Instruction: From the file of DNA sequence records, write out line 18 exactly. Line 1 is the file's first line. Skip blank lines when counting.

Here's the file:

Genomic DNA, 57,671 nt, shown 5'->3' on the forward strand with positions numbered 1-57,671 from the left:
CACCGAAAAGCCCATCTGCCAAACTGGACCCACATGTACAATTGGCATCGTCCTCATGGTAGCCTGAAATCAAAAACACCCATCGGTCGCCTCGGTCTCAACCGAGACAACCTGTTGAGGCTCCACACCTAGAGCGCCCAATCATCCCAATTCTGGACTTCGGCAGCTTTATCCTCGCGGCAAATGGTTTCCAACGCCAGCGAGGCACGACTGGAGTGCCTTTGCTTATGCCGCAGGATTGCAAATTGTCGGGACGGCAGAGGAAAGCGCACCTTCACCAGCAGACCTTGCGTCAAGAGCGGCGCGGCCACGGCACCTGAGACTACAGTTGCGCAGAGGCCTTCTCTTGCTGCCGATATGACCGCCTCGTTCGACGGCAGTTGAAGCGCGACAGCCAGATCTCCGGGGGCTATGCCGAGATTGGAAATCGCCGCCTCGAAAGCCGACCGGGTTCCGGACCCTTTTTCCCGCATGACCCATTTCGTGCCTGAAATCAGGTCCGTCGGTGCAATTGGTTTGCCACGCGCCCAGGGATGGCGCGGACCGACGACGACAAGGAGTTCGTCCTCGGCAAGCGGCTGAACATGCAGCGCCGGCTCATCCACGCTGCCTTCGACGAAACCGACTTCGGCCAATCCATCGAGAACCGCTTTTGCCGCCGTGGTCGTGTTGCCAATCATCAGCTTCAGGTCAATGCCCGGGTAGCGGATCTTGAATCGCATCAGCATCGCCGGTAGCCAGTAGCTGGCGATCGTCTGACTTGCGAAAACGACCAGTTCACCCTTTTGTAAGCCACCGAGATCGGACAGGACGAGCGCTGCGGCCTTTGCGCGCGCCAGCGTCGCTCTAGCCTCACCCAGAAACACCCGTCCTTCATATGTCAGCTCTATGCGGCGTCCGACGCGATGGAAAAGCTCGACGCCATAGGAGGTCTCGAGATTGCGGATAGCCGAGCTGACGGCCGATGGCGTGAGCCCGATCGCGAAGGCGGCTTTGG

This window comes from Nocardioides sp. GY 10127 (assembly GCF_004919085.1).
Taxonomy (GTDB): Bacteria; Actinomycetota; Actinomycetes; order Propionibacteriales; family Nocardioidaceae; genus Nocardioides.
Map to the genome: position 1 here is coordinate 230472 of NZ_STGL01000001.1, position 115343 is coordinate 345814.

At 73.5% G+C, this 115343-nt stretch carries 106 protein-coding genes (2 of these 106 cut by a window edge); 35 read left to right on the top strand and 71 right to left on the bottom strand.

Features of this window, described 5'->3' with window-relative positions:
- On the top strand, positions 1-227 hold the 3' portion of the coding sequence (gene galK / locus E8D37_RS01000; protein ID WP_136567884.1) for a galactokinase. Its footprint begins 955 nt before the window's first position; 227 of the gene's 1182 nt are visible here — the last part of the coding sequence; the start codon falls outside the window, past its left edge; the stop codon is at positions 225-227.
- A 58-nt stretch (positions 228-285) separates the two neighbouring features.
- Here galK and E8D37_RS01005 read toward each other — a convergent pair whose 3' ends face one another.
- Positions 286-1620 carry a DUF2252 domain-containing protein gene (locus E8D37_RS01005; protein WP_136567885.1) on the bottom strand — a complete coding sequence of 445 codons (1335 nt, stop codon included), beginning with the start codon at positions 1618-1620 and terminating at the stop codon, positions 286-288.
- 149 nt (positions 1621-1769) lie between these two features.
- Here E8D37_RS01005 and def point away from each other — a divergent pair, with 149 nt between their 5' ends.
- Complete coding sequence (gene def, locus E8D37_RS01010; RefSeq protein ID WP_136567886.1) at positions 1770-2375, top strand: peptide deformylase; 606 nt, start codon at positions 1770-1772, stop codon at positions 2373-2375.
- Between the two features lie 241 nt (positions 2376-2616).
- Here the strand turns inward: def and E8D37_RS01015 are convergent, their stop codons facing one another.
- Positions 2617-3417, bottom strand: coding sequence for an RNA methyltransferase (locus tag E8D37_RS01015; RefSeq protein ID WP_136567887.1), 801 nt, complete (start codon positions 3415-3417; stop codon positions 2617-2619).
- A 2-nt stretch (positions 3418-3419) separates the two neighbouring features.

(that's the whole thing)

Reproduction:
- A 2-nt stretch (positions 3418-3419) separates the two neighbouring features.